Here, as I promised in the debate on serifs, are some comments on Gerard Unger’s book While You’re Reading.
First impressions: as you would expect from a type designer, it is beautifully designed. It is set using two of Unger’s fonts, Capitolium and BigVesta; nice big typesize, very clear, not too many characters in a line. But I found it hard to read, and it took me a little while to figure out why.
If you read a book on trees, or Renaissance painting, you would expect illustrations, which would add to your understanding of the text. What kind of illustrations would you expect in a book on typography? That’s right, examples of typefaces. The best such examples are samples of text, of course. But, unlike trees or Renaissance paintings, typeset text competes for the attention of your reading brain with the book you are reading. A couple of times I turned a page and continued reading the verso page, and it was a few moments before I realised it was unconnected with what went before. I suppose this is an occupational hazard of a book about typography; but something boring like putting the examples in frames might have helped.
This illustrates a point Unger makes early on: the permanence of letterforms, and the very limited scope that a type designer has for change. He gives a sample of type from Nicolas Jensen in Venice more than five hundred years ago; it is legible without any strain.
Anyway, I was reading it partly to see if it shed light on the readability of sans serif typefaces. So first, definitions.
My copy of Chambers’ dictionary scarcely distinguishes between the two terms:
- clear enough to be deciphered; easy to read; readable (rare).
- legible; easy to read; interesting without being of highest quality.
However, Unger, quoting Walter Tracy, says,
Whereas Dutch has only one word (leesbaarheid), English has two: legibility and readability. Legibility refers to the ease with which letters can be distinguished from one another: whether, for example, there is a sufficient difference between a capital I and a lower-case l. According to Tracy, readability is a broader term that refers to comfort: if you can read a newspaper for a long stretch at a time, it is readable. At the same time, both these levels can be regarded together as being part of legibility, and readability then refers to the way the writer uses his language and makes his text easy to follow and understand.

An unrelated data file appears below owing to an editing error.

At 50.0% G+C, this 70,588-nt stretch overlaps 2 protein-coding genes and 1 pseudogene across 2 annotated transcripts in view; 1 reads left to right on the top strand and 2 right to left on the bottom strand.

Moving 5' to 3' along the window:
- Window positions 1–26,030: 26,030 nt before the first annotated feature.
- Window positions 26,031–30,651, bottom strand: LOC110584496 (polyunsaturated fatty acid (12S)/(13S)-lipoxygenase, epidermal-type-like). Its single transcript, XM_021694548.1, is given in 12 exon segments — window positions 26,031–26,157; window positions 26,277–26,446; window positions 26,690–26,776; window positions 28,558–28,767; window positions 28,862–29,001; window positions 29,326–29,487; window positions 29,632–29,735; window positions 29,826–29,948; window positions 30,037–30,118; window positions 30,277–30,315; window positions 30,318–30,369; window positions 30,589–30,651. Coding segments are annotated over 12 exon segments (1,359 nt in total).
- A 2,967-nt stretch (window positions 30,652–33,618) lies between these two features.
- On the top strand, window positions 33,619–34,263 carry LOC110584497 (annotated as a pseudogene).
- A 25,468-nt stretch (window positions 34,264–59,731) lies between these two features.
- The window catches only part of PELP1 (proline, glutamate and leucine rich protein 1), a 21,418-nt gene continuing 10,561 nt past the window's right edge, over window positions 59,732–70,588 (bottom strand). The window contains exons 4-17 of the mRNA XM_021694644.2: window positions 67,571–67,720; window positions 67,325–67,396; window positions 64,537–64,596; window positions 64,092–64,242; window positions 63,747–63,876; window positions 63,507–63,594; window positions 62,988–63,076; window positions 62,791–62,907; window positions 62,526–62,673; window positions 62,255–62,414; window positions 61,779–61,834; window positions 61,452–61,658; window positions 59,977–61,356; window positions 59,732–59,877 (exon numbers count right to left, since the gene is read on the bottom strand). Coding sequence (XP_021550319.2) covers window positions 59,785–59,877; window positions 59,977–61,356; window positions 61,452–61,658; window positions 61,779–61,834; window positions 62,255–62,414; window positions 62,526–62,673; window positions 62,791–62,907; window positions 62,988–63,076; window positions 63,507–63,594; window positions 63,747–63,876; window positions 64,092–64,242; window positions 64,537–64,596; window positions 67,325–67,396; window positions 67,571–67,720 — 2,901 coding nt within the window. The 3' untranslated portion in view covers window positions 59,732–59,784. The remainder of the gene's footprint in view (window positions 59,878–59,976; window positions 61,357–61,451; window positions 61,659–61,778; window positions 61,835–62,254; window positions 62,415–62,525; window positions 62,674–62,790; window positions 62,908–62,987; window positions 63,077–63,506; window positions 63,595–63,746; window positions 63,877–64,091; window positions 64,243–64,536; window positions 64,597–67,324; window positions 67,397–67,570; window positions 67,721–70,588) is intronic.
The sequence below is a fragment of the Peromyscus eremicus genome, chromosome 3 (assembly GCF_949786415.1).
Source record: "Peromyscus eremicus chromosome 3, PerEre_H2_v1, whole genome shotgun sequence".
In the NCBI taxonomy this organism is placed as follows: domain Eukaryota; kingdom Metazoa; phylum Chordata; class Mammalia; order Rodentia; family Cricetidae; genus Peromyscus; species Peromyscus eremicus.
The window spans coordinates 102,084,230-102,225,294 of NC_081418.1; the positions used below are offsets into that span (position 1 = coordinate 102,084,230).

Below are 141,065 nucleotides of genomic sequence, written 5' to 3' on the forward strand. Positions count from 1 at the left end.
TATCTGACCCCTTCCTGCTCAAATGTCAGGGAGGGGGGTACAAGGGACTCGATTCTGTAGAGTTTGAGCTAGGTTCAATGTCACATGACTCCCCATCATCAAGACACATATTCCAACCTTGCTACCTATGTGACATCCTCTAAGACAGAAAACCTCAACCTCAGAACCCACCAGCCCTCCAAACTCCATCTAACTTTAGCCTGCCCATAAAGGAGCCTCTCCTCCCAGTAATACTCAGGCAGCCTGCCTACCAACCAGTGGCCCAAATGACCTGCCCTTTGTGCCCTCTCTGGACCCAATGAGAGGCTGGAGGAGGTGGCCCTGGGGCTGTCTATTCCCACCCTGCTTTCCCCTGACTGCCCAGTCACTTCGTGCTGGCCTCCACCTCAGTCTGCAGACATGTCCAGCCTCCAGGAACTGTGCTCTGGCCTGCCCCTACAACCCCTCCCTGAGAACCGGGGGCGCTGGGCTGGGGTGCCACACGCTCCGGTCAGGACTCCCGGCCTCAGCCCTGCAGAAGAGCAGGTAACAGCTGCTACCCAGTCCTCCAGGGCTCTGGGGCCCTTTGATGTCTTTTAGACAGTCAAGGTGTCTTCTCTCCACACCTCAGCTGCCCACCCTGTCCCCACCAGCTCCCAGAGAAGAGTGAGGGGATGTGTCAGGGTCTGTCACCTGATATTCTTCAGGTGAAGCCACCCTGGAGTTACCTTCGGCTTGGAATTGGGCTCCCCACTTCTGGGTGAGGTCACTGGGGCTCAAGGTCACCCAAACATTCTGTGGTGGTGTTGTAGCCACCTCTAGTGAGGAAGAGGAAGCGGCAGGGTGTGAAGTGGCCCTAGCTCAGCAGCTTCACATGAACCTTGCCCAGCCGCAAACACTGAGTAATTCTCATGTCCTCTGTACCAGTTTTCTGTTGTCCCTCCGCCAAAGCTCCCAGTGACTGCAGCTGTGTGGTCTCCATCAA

Unger quotes older typographers such as Jan Tschichold and Stanley Morison who laid down rules based on their own good sense rather than (non-existent) research. These two felt that the best body type doesn’t draw attention to itself (though Tschichold had earlier taken a different view which he later repudiated). Indeed Morison is best known for the widely-used Times New Roman.
But what does research show? Unger describes in detail the physical aspects of reading: the way we become lost in a book, the jumping eye movements (saccades), the look-ahead preprocessing. But not much about what goes on in the brain, because not much is known.
There is also remarkably little on the question of readability of different faces. What little research that has been done shows no clear differences, and also is vague about the difference between reading from a page or a screen, or different kinds of reading (books, newspapers, road signs, telephone directories, etc.) He says,
The question of which basic kind of type is the more legible has never been definitively settled and continues to exercise minds to this day. At the same time it is a debate in which the waters have been muddied because it has been conducted more often with emotional than with rational arguments.
The one thing that does seem to have an effect is that people read more effectively a typeface that they are used to reading.
For example, he tells the story Daniele mentioned, of the Dutch newspaper that changed from serif to sans serif:
In 1986, Trouw switched from Ionic (1926) to Frutiger (1976), making it a beautiful but rare phenomenon: a newspaper set entirely in sans serif type. Twelve years later the constant stream of complaints could no longer be ignored: its typeface was costing the paper readers. Trouw‘s designer, Erik Terlouw, decided to make another switch, this time to Swift (1985) – a seriffed type [designed by Unger] – and readership rose again. However, this rise cannot be attributed solely to the change in typeface, since at the same time changes were made to the layout, and the paper’s editorial direction changed …
How hard it is to run a controlled experiment!
But since most of the body text we read is in seriffed fonts, it is surely best to stick to these in our own writing. Beside me on the sofa as I write is Metro, one of the most typographically diverse newspapers. It is hard to discern a rule, but it seems that they use sans serif (in various weights) for headlines and short (one-paragraph) news items, and serifs for more substantial articles.
Let me finish with a couple of gems.
In a short text, combining text and images by using letters made up of animal shapes is not a problem, but try it with a long text and you soon find it doesn’t work: you keep trying to see the images as well as read the text.
… Kurt Schwitters, presenting one of his “theses of typography” in issue 11 of the magazine Merz (1924): “Never do things the way someone else did them before you. You could also say: always do things differently from the way others do them.” For practical purposes you could hardly have a more dogmatic rejection of all dogma.